The biggest challenge for the financial sector in the next few years is to create a business culture of fairness and security. This applies equally to trading in the capital markets and the servicing of corporate and retail customers. Without a culture of genuine security and fairness, confidence in the financial markets will not adequately recover.
This was the message from Board member Theodor Kockelkoren accompanying the publication of the annual report of the Netherlands Authority for the Financial Markets (AFM) on Tuesday 22 April. “For the financial sector, 2013 was a year where the main issue was integrity; a year in which it again became clear that security and fairness are core values that the financial world has to work hard for to achieve.”
Merel van Vroonhoven, who became Chairman of the Executive Board of the AFM on 1 April, added her first impressions: “I can see that the financial sector has made significant progress. Intentions are good, and ambitious plans are in place. But are we where we want to be? Is it not a cause for concern that consumer confidence is still low and actually declining, despite the positive developments? And that while there are improvements, undesirable incidents are still occurring? Is the sector sufficiently in step with the rest of society?”
The right direction
Last year saw a number of sizeable breaches of integrity that once again damaged public confidence in the financial sector. Kockelkoren referred to incidents including the Libor scandal, the failure of Dutch auditors in their auditing of financial reporting and the critical assessment of risks, and the high fines that the AFM imposed on providers of pay-day loans.
At the same time, the AFM can see that the sector is moving in the right direction to restore confidence, even though there is still a long way to go. Insurance companies are engaged in finding a fair settlement for insurance policies with excessive charges; work is in progress on a more honest presentation of pensions; auditors have taken initial measures to improve the quality of their work and are demonstrating their readiness to do so; independent advisers have made good progress in adapting to the ban on inducements for complex financial products.
The banks and insurers moreover made steady and further progress on putting their customers’ interests first in 2013. The score for this assigned by the AFM has risen from 3.3 in 2012 to 3.5 in 2013 (on a scale of 1 to 5). The evaluation did however show that banks and insurers have lower scores on aspects that until now have been less of a priority for the AFM.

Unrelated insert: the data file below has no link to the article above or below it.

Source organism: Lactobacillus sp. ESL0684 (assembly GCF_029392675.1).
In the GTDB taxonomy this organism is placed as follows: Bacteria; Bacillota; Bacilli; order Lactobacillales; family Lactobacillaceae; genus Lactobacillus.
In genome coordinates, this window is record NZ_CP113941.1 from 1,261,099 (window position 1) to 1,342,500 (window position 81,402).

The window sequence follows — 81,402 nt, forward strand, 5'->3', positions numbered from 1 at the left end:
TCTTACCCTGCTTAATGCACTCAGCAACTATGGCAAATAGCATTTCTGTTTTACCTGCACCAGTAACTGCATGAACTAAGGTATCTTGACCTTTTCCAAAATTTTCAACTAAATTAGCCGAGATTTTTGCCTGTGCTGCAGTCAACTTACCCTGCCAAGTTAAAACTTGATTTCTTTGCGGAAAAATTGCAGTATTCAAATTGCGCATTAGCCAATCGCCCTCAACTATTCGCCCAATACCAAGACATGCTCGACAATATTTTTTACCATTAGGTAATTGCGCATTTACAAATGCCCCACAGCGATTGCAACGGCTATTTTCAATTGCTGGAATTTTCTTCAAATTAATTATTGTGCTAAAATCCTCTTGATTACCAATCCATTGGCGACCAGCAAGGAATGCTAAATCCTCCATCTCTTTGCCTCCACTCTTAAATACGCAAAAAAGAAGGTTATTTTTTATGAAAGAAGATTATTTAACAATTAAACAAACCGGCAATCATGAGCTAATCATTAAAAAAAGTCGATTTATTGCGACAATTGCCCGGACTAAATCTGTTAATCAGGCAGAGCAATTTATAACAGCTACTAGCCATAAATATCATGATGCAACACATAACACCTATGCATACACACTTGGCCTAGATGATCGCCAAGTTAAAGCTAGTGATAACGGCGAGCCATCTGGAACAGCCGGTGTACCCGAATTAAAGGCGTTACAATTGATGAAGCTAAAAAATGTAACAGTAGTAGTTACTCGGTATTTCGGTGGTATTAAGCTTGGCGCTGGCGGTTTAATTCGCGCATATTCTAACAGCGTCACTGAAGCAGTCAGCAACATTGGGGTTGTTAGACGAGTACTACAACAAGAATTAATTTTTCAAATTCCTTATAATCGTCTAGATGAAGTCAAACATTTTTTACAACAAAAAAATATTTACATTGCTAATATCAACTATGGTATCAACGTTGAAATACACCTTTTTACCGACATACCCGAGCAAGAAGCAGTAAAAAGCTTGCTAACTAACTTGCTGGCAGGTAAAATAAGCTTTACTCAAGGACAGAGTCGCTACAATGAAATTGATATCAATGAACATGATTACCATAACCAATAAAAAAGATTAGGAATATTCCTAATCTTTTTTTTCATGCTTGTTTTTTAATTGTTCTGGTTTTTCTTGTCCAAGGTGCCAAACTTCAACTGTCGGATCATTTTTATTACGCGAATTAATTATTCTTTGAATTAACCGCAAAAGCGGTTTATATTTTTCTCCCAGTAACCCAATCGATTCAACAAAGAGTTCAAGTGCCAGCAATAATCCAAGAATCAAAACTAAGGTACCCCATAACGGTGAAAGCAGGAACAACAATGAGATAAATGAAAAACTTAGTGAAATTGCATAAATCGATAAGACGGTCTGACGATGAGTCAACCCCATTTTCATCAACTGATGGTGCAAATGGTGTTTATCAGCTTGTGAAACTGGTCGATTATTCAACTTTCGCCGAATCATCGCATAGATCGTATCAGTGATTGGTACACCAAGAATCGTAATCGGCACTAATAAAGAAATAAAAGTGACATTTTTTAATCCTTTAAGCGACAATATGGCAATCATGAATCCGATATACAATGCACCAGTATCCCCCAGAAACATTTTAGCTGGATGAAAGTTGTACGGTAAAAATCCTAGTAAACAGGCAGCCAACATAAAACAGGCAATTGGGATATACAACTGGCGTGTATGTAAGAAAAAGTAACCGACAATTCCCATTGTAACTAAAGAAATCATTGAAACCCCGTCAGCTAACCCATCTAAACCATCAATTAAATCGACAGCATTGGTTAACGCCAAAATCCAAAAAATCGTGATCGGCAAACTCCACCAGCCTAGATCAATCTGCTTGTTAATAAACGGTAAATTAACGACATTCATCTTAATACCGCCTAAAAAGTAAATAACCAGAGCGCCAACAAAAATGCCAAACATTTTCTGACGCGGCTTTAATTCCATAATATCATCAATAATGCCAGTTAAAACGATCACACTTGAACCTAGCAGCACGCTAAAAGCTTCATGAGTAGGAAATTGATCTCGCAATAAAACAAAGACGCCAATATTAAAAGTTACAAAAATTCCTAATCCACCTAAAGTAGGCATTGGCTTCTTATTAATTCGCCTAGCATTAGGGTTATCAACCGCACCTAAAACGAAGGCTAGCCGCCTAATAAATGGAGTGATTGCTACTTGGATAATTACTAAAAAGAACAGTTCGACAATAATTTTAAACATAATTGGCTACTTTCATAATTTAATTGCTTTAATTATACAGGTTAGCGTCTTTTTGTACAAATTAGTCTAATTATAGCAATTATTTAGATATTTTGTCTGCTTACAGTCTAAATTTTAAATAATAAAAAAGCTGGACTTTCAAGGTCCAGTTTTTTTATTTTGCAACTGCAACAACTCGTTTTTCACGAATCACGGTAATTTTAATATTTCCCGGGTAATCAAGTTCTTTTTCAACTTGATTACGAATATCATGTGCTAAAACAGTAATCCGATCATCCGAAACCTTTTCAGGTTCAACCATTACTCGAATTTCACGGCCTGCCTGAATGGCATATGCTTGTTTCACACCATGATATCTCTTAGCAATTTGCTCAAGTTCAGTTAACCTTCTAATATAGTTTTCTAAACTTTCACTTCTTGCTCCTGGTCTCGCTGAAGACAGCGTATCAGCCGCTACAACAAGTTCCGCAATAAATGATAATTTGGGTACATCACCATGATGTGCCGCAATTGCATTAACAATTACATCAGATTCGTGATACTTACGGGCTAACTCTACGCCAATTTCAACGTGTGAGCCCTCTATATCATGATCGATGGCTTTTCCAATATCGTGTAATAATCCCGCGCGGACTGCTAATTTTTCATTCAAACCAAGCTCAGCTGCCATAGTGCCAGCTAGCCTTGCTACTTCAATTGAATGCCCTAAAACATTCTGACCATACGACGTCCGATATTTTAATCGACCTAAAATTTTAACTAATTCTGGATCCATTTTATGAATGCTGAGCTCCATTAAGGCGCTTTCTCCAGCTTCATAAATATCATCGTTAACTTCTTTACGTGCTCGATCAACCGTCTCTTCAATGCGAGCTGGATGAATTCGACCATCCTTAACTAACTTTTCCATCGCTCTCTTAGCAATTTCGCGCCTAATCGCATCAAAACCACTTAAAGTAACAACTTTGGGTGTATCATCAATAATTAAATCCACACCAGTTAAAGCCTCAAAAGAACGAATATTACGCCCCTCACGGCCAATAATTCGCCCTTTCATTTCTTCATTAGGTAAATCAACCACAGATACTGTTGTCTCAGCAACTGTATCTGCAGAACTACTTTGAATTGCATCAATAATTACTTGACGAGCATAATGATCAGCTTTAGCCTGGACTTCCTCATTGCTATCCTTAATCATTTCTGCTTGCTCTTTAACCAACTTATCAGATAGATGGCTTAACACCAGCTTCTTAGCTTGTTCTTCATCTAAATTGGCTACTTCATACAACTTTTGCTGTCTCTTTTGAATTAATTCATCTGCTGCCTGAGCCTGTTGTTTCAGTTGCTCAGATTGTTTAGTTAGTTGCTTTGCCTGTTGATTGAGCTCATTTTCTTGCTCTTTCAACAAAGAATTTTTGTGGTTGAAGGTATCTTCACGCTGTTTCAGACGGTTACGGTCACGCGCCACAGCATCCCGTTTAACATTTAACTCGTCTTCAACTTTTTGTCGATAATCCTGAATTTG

“If the sector had a strong culture of security and fairness, this phenomenon would probably disappear”, says Kockelkoren. “Supervision focusing on putting the customer’s interests first is gradually leading to better products and services. At the same time, the public will only trust the financial sector if there is the feeling that the sector is effecting change on the basis of genuine intentions.”
Accelerating the restoration of confidence
Van Vroonhoven announced that she would engage in discussions with market parties, industry organisations, interest groups, fellow supervisors and other stakeholders in the coming months. The central question here will be what is needed to accelerate the restoration of confidence in the sector and what the obstacles are to this.
There will also be several subsidiary issues to discuss, such as whether market parties are able to embrace various points of view and give other competences, generations and innovative outsiders the opportunity to do things differently.
Van Vroonhoven will also discuss the role the AFM and its supervision can play in accelerating the restoration of confidence. The AFM strives to make its supervision as effective as possible. It continually adjusts its supervision to reflect changing circumstances. Each subsector is different, and may require a different approach.
Supervisory measures are simply a means to an end. The focus of the AFM is shifting to activities that encourage behaviour that accords with standards, for instance the role of the orientation point in the introduction of new legislation. A letter or a discussion may be sufficient in some cases to prompt an institution to change its behaviour. A more informal approach is also becoming more common in cases where instructions are issued. The effect is the same as with a formal approach, however a less formal approach is more efficient and reduces the administrative burden.
- Summary of Annual Report for 2013 (informal translation)
- Online Annual Report for 2013 (Dutch language)
The AFM is committed to promoting fair and transparent financial markets.
As an independent market conduct authority, we contribute to a sustainable financial system and prosperity in the Netherlands.